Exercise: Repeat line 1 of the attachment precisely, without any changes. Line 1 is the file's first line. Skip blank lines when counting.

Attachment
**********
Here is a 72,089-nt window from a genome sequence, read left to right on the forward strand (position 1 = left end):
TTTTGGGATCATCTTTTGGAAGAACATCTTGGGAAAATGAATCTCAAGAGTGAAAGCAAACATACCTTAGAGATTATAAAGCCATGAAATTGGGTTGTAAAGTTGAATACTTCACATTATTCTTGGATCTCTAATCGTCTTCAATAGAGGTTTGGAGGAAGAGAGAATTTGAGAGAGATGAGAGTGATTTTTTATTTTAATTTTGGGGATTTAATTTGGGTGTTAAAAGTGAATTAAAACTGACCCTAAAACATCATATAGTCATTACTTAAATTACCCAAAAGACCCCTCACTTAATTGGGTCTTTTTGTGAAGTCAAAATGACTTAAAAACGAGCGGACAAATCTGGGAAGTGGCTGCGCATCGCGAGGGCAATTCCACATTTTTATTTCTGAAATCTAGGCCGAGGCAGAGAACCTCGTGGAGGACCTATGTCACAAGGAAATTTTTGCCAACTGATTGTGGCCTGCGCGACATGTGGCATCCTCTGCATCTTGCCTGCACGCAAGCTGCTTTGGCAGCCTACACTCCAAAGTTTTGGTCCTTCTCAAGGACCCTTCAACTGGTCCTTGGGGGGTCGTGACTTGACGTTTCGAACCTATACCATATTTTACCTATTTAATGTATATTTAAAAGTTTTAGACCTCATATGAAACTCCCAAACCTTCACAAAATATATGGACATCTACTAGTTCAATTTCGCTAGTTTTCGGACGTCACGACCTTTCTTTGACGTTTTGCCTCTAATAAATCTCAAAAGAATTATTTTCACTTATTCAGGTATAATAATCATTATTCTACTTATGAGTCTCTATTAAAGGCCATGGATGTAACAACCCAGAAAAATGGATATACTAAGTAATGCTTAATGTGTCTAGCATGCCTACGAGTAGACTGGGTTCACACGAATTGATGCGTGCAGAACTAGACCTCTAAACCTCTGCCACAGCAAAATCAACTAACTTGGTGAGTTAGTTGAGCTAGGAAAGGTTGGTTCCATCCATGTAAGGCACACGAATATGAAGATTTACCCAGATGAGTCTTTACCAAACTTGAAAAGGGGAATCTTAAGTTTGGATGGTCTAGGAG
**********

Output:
Here is a 72,089-nt window from a genome sequence, read left to right on the forward strand (position 1 = left end):